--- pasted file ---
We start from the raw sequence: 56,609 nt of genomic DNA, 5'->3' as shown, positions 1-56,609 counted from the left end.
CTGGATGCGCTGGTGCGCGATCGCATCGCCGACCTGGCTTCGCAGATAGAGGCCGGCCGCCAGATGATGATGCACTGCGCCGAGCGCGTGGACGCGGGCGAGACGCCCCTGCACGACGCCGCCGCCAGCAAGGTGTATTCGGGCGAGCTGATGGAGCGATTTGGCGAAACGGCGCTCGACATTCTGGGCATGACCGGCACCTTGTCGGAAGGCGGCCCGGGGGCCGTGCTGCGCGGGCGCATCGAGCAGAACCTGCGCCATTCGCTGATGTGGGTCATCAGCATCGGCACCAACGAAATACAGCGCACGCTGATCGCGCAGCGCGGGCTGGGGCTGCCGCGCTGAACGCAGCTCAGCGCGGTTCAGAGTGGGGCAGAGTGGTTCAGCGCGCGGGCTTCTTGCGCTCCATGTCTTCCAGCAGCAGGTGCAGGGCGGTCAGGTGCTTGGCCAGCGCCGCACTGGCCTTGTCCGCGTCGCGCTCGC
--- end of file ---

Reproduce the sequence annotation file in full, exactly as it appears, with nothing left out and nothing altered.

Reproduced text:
We start from the raw sequence: 56,609 nt of genomic DNA, 5'->3' as shown, positions 1-56,609 counted from the left end.
CTGGATGCGCTGGTGCGCGATCGCATCGCCGACCTGGCTTCGCAGATAGAGGCCGGCCGCCAGATGATGATGCACTGCGCCGAGCGCGTGGACGCGGGCGAGACGCCCCTGCACGACGCCGCCGCCAGCAAGGTGTATTCGGGCGAGCTGATGGAGCGATTTGGCGAAACGGCGCTCGACATTCTGGGCATGACCGGCACCTTGTCGGAAGGCGGCCCGGGGGCCGTGCTGCGCGGGCGCATCGAGCAGAACCTGCGCCATTCGCTGATGTGGGTCATCAGCATCGGCACCAACGAAATACAGCGCACGCTGATCGCGCAGCGCGGGCTGGGGCTGCCGCGCTGAACGCAGCTCAGCGCGGTTCAGAGTGGGGCAGAGTGGTTCAGCGCGCGGGCTTCTTGCGCTCCATGTCTTCCAGCAGCAGGTGCAGGGCGGTCAGGTGCTTGGCCAGCGCCGCACTGGCCTTGTCCGCGTCGCGCTCGC